12 Review Could Polyphenols Help in the Control of Rheumatoid Arthritis? 2019

Sung, Siyun / Kwon, Doyoung / Um, Eunsik / Kim, Bonglee. ·College of Korean Medicine, Kyung Hee University, Seoul, Seoul 02453, Korea. stellasung95@khu.ac.kr. · College of Korean Medicine, Kyung Hee University, Seoul, Seoul 02453, Korea. doyoung@khu.ac.kr. · Department of Clinical Korean Medicine, Graduate School, Kyung Hee University Seoul, Seoul 02453, Korea. flare0722@khu.ac.kr. · College of Korean Medicine, Kyung Hee University, Seoul, Seoul 02453, Korea. bongleekim@khu.ac.kr. · Department of Pathology, College of Korean Medicine, Graduate School, Kyung Hee University Seoul, Seoul 02453, Korea. bongleekim@khu.ac.kr. ·Molecules · Pubmed #31013659.

ABSTRACT: Rheumatoid arthritis (RA) is a chronic, systemic, joint-invading, autoimmune inflammatory disease, which causes joint cartilage breakdown and bone damage, resulting in functional impairment and deformation of the joints. The percentage of RA patients has been rising and RA represents a substantial burden for patients around the world. Despite the development of many RA therapies, because of the side effects and low effectiveness of conventional drugs, patients still need and researchers are seeking new therapeutic alternatives. Polyphenols extracted from natural products are effective on several inflammatory diseases, including RA. In this review polyphenols are classified into four types: flavonoids, phenolic acids, stilbenes and others, among which mainly flavonoids are discussed. Researchers have reported that anti-RA efficacies of polyphenols are based mainly on three mechanisms: their anti-inflammatory, antioxidant and apoptotic properties. The main RA factors modified by polyphenols are mitogen-activated protein kinase (MAPK), interleukin-1β (IL-1β), IL-6, tumor necrosis factor-α (TNF-α), nuclear factor κ light chain enhancer of activated B cells (NF-κB) and c-Jun N-terminal kinases (JNK). Polyphenols could be potent alternative RA therapies and sources for novel drugs for RA by affecting its key mechanisms.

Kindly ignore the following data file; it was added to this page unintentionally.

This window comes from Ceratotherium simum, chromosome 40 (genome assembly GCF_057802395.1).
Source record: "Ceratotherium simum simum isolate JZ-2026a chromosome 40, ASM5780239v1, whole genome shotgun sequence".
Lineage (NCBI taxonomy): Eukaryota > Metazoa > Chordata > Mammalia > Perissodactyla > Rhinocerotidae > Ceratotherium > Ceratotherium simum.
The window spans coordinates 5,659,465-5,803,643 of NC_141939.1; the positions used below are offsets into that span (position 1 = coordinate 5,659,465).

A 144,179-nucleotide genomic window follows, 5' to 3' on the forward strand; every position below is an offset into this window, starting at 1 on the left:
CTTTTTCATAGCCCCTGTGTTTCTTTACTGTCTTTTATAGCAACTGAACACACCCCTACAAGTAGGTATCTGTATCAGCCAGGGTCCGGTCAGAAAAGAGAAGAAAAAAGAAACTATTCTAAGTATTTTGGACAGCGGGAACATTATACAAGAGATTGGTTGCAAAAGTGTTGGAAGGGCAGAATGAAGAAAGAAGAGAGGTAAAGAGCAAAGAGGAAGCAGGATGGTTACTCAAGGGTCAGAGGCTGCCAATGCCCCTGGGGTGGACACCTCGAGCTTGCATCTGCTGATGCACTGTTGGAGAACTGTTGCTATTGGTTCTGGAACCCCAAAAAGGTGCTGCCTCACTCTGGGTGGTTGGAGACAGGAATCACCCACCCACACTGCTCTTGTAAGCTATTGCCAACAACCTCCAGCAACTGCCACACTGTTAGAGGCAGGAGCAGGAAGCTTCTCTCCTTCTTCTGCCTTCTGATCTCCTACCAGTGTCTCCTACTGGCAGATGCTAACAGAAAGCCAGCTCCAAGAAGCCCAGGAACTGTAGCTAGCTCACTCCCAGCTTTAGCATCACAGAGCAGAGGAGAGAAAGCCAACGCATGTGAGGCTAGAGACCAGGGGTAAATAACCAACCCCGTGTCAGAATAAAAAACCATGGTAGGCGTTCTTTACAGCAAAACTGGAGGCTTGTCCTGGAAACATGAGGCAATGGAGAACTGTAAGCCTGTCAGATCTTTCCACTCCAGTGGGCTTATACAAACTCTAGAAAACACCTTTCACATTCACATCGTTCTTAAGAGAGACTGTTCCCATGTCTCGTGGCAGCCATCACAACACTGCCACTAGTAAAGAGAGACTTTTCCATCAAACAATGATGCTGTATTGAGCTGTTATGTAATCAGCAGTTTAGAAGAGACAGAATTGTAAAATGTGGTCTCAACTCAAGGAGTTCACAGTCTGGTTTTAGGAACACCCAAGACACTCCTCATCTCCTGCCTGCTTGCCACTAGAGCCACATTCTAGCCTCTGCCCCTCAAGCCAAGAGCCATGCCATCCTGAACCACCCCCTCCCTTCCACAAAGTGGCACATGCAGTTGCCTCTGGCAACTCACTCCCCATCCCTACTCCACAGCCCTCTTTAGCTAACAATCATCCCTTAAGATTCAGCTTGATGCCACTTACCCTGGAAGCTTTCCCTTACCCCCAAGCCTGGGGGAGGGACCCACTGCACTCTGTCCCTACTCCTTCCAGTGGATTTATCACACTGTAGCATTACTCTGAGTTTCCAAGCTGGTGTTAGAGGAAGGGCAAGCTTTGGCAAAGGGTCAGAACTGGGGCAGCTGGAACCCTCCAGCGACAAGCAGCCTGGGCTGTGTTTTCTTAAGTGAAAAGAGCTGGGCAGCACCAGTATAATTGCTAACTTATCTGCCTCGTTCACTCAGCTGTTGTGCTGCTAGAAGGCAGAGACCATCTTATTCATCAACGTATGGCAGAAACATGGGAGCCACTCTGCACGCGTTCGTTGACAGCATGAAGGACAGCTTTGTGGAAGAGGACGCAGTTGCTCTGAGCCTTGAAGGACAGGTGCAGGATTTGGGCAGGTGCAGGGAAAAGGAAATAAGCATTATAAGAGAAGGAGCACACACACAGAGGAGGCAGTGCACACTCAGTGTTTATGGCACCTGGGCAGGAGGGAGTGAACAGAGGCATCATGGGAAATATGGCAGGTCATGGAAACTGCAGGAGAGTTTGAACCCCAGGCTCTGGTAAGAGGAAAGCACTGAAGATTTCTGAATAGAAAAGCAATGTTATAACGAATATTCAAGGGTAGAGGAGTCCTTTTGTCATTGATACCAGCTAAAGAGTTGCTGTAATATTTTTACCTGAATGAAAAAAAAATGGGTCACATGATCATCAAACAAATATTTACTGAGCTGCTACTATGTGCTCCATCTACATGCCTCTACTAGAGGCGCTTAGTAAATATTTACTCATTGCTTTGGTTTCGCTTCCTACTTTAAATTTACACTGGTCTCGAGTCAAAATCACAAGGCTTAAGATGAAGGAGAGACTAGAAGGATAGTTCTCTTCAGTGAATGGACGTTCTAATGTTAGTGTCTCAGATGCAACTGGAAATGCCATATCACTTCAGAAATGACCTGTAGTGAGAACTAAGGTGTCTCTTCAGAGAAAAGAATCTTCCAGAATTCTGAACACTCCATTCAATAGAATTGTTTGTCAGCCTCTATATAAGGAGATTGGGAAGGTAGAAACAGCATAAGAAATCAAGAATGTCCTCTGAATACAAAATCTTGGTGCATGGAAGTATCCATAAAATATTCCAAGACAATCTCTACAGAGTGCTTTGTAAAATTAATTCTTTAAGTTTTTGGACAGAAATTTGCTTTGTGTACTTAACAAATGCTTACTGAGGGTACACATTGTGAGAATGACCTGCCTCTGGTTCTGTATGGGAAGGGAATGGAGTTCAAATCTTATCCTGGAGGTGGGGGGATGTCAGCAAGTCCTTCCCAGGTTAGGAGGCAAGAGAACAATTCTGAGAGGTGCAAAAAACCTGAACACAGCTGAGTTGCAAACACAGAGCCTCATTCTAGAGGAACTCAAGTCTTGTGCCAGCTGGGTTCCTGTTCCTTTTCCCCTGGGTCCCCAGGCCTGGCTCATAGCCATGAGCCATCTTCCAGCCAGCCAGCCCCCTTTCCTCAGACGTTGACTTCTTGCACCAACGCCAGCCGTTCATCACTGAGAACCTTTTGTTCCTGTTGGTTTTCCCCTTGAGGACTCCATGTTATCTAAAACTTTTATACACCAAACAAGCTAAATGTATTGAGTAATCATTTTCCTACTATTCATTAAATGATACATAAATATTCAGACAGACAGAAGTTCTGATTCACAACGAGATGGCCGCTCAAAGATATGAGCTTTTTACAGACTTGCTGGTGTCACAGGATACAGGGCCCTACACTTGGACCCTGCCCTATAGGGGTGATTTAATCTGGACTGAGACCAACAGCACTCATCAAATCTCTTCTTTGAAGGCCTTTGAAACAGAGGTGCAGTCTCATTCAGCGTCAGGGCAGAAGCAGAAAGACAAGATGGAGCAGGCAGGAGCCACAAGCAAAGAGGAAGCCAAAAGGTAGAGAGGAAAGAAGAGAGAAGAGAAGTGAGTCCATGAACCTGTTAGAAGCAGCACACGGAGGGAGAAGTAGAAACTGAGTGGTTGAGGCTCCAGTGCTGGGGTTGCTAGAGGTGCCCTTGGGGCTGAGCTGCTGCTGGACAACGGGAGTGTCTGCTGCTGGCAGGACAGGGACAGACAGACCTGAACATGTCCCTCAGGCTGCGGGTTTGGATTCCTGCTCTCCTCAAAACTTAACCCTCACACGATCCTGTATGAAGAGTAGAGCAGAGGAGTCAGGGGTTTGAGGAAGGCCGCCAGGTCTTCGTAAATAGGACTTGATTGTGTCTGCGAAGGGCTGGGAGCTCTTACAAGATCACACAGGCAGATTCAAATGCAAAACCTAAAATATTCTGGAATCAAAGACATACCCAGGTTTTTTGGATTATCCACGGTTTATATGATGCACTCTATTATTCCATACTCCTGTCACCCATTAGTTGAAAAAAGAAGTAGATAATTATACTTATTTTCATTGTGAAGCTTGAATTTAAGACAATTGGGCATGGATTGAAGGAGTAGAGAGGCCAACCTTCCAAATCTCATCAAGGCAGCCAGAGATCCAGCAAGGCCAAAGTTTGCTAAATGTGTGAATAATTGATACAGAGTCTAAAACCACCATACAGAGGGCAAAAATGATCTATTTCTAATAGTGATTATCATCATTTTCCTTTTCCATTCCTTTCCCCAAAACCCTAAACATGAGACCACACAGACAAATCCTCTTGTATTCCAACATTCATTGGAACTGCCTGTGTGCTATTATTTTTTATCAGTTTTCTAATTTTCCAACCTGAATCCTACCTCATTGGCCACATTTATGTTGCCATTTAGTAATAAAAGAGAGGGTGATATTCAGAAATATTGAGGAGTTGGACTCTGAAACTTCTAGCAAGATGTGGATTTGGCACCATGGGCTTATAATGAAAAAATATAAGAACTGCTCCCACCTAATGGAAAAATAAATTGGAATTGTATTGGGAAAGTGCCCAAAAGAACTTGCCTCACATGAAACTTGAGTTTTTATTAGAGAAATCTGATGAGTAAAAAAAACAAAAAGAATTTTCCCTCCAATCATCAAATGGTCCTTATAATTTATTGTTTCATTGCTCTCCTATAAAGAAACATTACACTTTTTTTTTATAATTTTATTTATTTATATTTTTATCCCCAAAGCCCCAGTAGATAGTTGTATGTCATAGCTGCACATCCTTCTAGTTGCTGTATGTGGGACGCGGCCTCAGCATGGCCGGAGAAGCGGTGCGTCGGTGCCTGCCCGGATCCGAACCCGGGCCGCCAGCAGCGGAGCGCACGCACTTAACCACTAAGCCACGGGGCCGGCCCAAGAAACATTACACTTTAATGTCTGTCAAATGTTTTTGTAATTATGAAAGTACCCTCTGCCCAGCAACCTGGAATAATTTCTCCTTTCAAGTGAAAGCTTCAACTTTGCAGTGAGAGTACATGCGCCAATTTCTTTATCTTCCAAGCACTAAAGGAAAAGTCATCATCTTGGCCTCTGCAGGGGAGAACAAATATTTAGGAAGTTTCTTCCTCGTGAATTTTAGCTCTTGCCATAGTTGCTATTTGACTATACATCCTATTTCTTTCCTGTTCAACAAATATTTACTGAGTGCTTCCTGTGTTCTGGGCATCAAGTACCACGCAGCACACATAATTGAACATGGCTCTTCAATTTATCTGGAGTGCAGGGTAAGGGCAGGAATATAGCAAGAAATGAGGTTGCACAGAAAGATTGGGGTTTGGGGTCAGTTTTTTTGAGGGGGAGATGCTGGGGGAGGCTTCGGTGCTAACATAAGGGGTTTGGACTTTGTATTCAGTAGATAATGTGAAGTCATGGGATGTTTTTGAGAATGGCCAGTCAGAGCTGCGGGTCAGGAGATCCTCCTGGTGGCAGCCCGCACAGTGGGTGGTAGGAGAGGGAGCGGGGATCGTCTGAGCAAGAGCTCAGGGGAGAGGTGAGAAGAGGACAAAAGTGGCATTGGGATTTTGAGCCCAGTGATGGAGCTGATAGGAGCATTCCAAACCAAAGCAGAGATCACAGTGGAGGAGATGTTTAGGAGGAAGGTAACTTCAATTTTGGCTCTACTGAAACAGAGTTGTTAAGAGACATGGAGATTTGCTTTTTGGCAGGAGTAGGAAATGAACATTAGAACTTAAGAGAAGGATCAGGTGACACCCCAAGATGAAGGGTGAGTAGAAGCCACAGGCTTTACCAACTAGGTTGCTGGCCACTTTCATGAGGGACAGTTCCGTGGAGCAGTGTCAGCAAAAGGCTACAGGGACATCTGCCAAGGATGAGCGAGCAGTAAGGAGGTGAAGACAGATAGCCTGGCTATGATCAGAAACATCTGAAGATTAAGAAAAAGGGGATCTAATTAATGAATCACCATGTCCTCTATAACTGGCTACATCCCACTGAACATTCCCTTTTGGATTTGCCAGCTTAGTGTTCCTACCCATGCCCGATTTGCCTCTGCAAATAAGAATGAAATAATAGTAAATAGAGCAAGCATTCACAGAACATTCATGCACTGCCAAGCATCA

13 Review Successful arthroscopic treatment of refractory and complicated popliteal cyst associated with rheumatoid arthritis in combination with osteoarthritis: case series and literature review. 2019

Yang, Jae-Hyuk / Kwon, Hyuk-Hee / Lee, Jin Kyu / Bang, So Young / Lee, Hye-Soon. ·Department of Orthopedic Surgery, Hanyang University Guri Hospital, Guri, South Korea. · Division of Rheumatology, Department of Internal Medicine, Hanyang University Guri Hospital, 153, Gyeongchunro, Guri, Gyeonggi-do, 11923, South Korea. · Department of Orthopaedic Surgery, Hanyang University Hospital, Seoul, South Korea. · Division of Rheumatology, Department of Internal Medicine, Hanyang University Guri Hospital, 153, Gyeongchunro, Guri, Gyeonggi-do, 11923, South Korea. lhsberon@hanyang.ac.kr. ·Rheumatol Int · Pubmed #30976834.